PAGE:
We see many bread based dishes on our cycling tours in Umbria and Tuscany. Here, bread is not often enjoyed alone, but worked into a dish. I covered one of these recipes, the great summer salad made from tomatoes and bread, panzanella. Today, I am introducing another, the Tuscan soup Pappa al Pomodoro.
The history behind these dishes dates back to the 12th century, when the rulers of Pisa were at odds with the rulers of Florence, and cut off their supply lines from the coast. This made salt prohibitively expensive. The Florentines, unwilling to cave to the pressure, simply began making their bread without it. Hence, Pana Toscano was born – Tuscan bread, made without salt.This tomato soup is a dish of poor peasant origin (cucina povera), typically Tuscan, from the Siena area. It is a very simple recipe, made stale bread, tomatoes, garlic, basil and plenty of extra virgin olive oil. Given it’s simple ingredients, the ingredients must be of top quality. No using bland, hard hothouse tomatoes. But in early September, the markets are full of wonderful fresh heirloom tomatoes. I used a combination of varieties I picked up at my local farmer’s market. If I were to attempt this in winter, I’d used some good quality canned tomatoes, maybe with the addition of some oven roasted cherry tomatoes.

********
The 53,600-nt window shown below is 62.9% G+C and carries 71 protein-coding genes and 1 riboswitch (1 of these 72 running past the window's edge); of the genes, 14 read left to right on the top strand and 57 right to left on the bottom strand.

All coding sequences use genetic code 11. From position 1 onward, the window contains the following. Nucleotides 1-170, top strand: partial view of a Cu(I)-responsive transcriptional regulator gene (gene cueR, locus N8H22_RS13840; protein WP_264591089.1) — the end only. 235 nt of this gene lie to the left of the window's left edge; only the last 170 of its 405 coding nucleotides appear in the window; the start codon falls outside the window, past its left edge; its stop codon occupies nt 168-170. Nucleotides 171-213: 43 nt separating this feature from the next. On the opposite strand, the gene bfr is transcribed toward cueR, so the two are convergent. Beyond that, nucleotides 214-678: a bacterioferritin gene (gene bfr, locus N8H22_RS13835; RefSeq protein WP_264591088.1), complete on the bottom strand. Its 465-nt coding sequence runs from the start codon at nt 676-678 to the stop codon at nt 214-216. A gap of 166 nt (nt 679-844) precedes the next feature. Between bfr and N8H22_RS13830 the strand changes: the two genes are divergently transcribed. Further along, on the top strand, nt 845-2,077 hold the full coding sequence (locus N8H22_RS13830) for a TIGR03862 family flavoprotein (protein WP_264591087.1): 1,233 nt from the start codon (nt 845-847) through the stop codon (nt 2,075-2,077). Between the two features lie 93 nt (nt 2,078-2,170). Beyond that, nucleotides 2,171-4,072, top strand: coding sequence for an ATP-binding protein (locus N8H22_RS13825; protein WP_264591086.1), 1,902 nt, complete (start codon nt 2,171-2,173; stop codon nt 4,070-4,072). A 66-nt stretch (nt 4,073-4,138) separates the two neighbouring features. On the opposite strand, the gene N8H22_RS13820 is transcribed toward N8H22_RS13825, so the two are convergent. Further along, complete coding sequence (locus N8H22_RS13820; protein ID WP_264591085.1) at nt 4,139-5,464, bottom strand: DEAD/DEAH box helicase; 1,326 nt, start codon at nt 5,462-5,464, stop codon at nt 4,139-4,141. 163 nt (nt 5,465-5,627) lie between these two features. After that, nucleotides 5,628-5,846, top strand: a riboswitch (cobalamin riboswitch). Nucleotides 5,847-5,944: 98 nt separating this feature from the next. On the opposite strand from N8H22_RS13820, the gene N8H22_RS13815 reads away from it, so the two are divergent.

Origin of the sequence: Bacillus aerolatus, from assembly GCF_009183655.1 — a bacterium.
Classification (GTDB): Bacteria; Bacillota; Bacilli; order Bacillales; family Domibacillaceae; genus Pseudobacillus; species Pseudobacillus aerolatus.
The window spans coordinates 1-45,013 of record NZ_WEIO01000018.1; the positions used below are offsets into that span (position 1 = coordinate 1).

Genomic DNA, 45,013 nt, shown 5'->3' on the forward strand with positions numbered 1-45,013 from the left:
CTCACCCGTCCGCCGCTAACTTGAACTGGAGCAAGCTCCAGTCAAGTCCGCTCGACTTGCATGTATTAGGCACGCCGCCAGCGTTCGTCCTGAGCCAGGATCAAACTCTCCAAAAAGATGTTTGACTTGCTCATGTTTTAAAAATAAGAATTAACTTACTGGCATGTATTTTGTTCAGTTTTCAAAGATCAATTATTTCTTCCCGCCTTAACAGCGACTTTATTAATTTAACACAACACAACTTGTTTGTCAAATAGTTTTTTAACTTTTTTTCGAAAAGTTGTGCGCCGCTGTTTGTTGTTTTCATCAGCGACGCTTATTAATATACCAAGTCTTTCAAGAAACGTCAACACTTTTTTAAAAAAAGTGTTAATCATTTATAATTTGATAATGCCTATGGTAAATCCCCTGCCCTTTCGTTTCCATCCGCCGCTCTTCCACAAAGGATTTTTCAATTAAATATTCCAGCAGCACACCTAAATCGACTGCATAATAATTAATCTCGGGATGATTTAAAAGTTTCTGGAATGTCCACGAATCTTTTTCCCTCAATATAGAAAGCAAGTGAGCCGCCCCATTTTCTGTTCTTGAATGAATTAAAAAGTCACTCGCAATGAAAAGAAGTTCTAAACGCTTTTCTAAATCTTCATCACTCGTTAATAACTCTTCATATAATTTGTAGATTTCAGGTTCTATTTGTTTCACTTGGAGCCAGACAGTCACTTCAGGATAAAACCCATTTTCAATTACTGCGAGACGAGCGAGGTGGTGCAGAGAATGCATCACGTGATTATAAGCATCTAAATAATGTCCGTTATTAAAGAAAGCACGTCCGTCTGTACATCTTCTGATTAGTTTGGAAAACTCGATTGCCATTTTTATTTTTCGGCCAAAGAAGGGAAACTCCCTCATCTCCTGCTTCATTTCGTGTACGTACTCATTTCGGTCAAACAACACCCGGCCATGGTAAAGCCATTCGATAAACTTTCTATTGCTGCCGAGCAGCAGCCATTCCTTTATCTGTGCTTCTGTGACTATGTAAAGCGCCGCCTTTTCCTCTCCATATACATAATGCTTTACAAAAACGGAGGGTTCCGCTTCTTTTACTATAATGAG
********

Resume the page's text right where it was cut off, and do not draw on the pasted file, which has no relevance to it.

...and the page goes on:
The Italian word Pappa translates to mush, or baby food. That pretty much describes the consistency of the finished product; a porridge that can be eaten at any age. But with amazing tomatoes, fresh basil and high quality olive oil, the flavor is anything but bland!
Pappa al Pomodoro
Number of servings: Serves 4
- 2 pounds mixed fresh local tomatoes
- 1/2 cup high quality extra virgin olive oil
- 3 garlic cloves, minced
- 10 basil leaves, chopped
- 4 thick slices country style bread, crusts removed
- Kosher salt and freshly ground pepper
- With a sharp knife, cut a small X on the bottom of each tomato, just piercing the outer skin. Bring a medium saucepan filled with water to boil over high heat. Place the tomatoes in the boiling water and cook for 45 seconds or so. Remove from water.
- When the tomatoes have cooled, you can slide the skin right of. Using your fingers, remove the seeds from the tomatoes.
- Heat the olive oil in a large saucepan over medium high heat. Add the garlic mixture and basil (this is also a good recipe to use a frozen cube of pesto from your freezer). Add the tomato pulp, and allow to cook for 20 minutes.
- Break up the tomato pulp with a fork. Add the bread slices, cover with warm water, and continue to cook until the bread has turned to mush. Break everything up again with a fork, until blended. Season with salt and pepper.
- This is best if made in advance, and allowed to sit for several hours to a day. Store in the refrigerator if it will be sitting more than an hour before serving. Garnish with basil and serve.